Britain and ALBA: Another Falklands War?
By Rebecca Theodore
Lights! Camera! Action! Yes! A new light is shining on the oil-bearing geological formations in the Falkland Islands’ waters. Light is immediately understood as ‘the true source of all things and the base on which the physicality of the material world is built.’
However, the new light that is shining on British energy companies Rockhopper Exploration, Falkland Oil & Gas, Borders & Southern, Argos Resources and Arcadia et al, flickers rising tension between Britain and Argentina. It is not the light that saturates the living radiance of nature. It is the light of war.
It is a different light that illumines borders and margins when three decades ago, then British Prime Minister Margaret Thatcher dispatched the first warships to the Falklands after Argentina’s ruling military government invasion. Argentina surrendered to Britain, but the importance of the Falklands to both Britain and Argentina now echo heated discussions because of the discovery of ‘black gold’ in the surrounding waters.
The Falkland Islands are a British overseas territory in the south-west Atlantic Ocean, where fishing and sheep farming are the main economic activities. Isolated and meagerly populated, it is the subject of a sovereignty dispute between Britain and Argentina. Despite being soundly beaten in 1982 by the British, Argentina maintains that the Falklands and the surrounding waters are theirs, even including them in the Argentine constitution.
The episode seems strange for the Falkland islanders themselves, who have freely chosen, through self-determination, to be an overseas territory of the UK and not a colony of Argentina. With British exploration set to begin in full swing, environmentalists also worry of the challenge it poses to the Falkland Islands government to protect the eco-system since the islands are a breeding ground for millions of penguins.
Now that the Falkland Islands are said to have one of the world's largest reserves of oil, mainly in the north, south and east basin and with British geological surveys estimating the oil at about 60 billion barrels; oil, money and drama not only excite the appetites of the British but that of a leading multitude as well.
Argentine President Cristina Fernandez de Kirchner’s aggressive speech style has invoked the power of the Peróns on the issue, created a rift in Argentinian politics, and continues to fuel the patriotic ambitions of her people to reclaim the island archipelago. The EU, Venezuela's Hugo Chávez, Brazil, Nicaragua's Daniel Ortega and the rest of Latin America have all been seemingly supportive in the duel as well.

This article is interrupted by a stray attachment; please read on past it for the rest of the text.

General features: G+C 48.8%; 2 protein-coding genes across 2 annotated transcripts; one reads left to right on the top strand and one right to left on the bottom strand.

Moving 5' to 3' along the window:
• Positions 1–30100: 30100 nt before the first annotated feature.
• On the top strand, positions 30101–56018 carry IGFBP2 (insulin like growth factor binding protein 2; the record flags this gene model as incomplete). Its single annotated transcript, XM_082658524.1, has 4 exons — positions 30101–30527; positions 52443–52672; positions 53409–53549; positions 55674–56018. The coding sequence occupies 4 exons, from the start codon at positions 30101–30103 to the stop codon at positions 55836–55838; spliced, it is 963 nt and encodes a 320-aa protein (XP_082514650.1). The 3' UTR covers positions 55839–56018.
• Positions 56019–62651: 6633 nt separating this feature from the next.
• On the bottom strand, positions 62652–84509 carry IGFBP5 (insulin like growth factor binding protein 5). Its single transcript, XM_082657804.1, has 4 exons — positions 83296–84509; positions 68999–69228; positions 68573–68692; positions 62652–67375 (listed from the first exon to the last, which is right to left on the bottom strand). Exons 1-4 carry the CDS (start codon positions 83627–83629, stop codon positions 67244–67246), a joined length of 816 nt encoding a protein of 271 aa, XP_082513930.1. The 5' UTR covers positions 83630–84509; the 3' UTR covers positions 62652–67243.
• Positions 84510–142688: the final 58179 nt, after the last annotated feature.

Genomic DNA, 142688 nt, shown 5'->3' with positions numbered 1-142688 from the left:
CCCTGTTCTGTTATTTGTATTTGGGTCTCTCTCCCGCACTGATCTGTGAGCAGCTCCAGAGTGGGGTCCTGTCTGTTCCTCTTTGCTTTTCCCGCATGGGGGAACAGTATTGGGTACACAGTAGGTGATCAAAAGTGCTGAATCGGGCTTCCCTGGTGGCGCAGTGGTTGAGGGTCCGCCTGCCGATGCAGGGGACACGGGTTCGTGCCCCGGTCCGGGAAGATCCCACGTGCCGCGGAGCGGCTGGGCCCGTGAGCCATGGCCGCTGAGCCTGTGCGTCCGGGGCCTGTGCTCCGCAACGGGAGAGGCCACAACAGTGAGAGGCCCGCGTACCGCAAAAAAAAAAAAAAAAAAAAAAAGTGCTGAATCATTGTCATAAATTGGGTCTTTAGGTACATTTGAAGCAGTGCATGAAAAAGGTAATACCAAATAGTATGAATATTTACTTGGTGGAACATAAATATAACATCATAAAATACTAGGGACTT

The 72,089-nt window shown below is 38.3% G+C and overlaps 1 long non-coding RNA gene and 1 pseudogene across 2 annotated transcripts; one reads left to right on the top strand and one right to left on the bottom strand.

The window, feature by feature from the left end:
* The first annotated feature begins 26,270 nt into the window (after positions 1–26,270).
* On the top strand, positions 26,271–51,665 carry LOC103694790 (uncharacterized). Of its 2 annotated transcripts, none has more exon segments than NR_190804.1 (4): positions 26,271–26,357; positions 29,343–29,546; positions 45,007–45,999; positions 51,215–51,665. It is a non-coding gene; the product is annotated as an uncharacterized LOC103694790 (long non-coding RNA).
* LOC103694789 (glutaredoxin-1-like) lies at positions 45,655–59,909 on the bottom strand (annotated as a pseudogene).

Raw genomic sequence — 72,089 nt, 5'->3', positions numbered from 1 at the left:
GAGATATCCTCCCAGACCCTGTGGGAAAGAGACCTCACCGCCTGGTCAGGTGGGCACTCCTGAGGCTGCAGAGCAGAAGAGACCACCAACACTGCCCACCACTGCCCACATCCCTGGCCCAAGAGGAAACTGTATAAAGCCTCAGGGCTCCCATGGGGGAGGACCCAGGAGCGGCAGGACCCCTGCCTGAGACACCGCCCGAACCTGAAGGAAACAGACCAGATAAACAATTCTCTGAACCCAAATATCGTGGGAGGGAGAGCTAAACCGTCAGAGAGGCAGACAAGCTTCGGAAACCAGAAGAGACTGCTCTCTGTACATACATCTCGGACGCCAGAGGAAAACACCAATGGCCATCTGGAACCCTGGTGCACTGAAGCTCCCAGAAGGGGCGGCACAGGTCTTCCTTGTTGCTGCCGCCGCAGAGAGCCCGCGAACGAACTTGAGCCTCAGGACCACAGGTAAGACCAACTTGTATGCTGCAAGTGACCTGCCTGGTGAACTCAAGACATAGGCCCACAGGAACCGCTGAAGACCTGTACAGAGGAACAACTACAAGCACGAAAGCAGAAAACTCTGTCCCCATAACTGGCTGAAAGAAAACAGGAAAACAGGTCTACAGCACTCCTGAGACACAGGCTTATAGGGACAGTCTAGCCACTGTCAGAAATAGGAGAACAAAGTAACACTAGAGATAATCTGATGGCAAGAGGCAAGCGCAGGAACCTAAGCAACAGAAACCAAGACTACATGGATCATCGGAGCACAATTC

With Chavez loudly proclaiming that ‘the time for empire is over,’ he demands the UK hand back the Falklands to Buenos Aires, and condemns Britain for flouting international law by permitting drilling in the surrounding waters.
While Argentina simmers with anger at the possibility of the Falklands becoming an energy source for Britain, on the other side of the dubious coin, an attack by Argentina on the Falklands, would also be considered an attack on the EU, because Britain is part of the EU. This means that France and Germany would have to support a British effort to defend the Falklands in the event of war because Europeans would not accept to lose the Falklands and the oil to the Argentinians.
In fact, as proponents lament, the islands may eventually fall, either directly or indirectly, under the influence of Europe, especially if they emerge as a source for energy. This move would completely erode the monopoly of OPEC (The Organization of Petroleum Exporting Countries) in determining the price and the growing demand for oil and instill optimism in traders buying shares in Rockhopper Exploration.
Despite Britain’s close coalition with the US, the Obama Administration is determined not to be drawn into the conflict. It has also declined to back Britain’s claim that oil exploration near the islands is sanctioned by international law, saying that the dispute is strictly a bilateral issue choosing instead to back Argentina’s calls for negotiation at the United Nations.
The cause of the commotion is not the islands themselves, but the oil reserves within the Falklands’ territorial waters. This makes the islands a very big deal because whoever owns them would own one of the world’s largest oil reserves. With the rise in oil prices and the worldwide search for new oil and gas services, it has now become more than commercially viable for drilling to begin.
Britain’s large-scale drilling of oil in the Falklands, and its establishment of a military fortress in the south Atlantic provokes a dramatic response from Argentina. Argentina on the other hand, is flying the Argentine flag over Government House in the Falkland Islands' capital, Port Stanley, claiming territorial stake to the islands, which it calls the Malvinas, because it inherited them from the Spanish crown in the early 1800s.
Whether the light shines as a unifying cause in South America, or fans the flames of war into a major political conflict between Britain and Argentina, the outcome is well worth watching. In the meantime, the action for the British is: “Drill, baby, drill.”
February 7, 2012